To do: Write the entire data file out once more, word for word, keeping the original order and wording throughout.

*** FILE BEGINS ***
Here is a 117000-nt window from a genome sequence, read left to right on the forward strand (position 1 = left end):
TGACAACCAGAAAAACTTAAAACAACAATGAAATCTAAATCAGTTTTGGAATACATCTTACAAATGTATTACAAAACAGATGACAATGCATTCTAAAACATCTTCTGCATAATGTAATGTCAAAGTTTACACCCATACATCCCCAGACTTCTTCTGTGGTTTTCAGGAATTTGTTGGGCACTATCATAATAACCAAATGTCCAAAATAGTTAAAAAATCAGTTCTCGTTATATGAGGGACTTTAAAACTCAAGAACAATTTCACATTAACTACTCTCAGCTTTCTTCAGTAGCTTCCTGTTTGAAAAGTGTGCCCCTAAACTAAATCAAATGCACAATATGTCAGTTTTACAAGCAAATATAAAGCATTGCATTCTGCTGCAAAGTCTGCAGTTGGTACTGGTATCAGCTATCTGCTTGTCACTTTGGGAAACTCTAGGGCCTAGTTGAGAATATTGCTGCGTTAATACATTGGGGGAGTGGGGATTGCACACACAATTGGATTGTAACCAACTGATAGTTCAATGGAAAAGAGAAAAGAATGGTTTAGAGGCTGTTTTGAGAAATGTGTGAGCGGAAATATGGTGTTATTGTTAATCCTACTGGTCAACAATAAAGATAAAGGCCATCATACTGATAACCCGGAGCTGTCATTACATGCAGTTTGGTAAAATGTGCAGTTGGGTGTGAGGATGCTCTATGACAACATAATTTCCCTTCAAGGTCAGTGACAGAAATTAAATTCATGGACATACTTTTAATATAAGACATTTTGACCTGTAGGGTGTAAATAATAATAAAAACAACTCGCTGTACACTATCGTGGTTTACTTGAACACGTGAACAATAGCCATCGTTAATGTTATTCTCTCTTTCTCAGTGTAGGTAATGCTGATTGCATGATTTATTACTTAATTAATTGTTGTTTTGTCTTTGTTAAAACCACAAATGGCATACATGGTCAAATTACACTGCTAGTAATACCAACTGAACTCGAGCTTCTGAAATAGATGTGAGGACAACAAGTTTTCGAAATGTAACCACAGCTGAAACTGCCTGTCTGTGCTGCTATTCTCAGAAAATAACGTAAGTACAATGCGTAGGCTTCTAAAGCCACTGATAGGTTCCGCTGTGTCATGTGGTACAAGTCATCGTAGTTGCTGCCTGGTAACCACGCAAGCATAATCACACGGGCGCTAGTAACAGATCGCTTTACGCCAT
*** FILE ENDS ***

Here is a 117000-nt window from a genome sequence, read left to right on the forward strand (position 1 = left end):
TGACAACCAGAAAAACTTAAAACAACAATGAAATCTAAATCAGTTTTGGAATACATCTTACAAATGTATTACAAAACAGATGACAATGCATTCTAAAACATCTTCTGCATAATGTAATGTCAAAGTTTACACCCATACATCCCCAGACTTCTTCTGTGGTTTTCAGGAATTTGTTGGGCACTATCATAATAACCAAATGTCCAAAATAGTTAAAAAATCAGTTCTCGTTATATGAGGGACTTTAAAACTCAAGAACAATTTCACATTAACTACTCTCAGCTTTCTTCAGTAGCTTCCTGTTTGAAAAGTGTGCCCCTAAACTAAATCAAATGCACAATATGTCAGTTTTACAAGCAAATATAAAGCATTGCATTCTGCTGCAAAGTCTGCAGTTGGTACTGGTATCAGCTATCTGCTTGTCACTTTGGGAAACTCTAGGGCCTAGTTGAGAATATTGCTGCGTTAATACATTGGGGGAGTGGGGATTGCACACACAATTGGATTGTAACCAACTGATAGTTCAATGGAAAAGAGAAAAGAATGGTTTAGAGGCTGTTTTGAGAAATGTGTGAGCGGAAATATGGTGTTATTGTTAATCCTACTGGTCAACAATAAAGATAAAGGCCATCATACTGATAACCCGGAGCTGTCATTACATGCAGTTTGGTAAAATGTGCAGTTGGGTGTGAGGATGCTCTATGACAACATAATTTCCCTTCAAGGTCAGTGACAGAAATTAAATTCATGGACATACTTTTAATATAAGACATTTTGACCTGTAGGGTGTAAATAATAATAAAAACAACTCGCTGTACACTATCGTGGTTTACTTGAACACGTGAACAATAGCCATCGTTAATGTTATTCTCTCTTTCTCAGTGTAGGTAATGCTGATTGCATGATTTATTACTTAATTAATTGTTGTTTTGTCTTTGTTAAAACCACAAATGGCATACATGGTCAAATTACACTGCTAGTAATACCAACTGAACTCGAGCTTCTGAAATAGATGTGAGGACAACAAGTTTTCGAAATGTAACCACAGCTGAAACTGCCTGTCTGTGCTGCTATTCTCAGAAAATAACGTAAGTACAATGCGTAGGCTTCTAAAGCCACTGATAGGTTCCGCTGTGTCATGTGGTACAAGTCATCGTAGTTGCTGCCTGGTAACCACGCAAGCATAATCACACGGGCGCTAGTAACAGATCGCTTTACGCCAT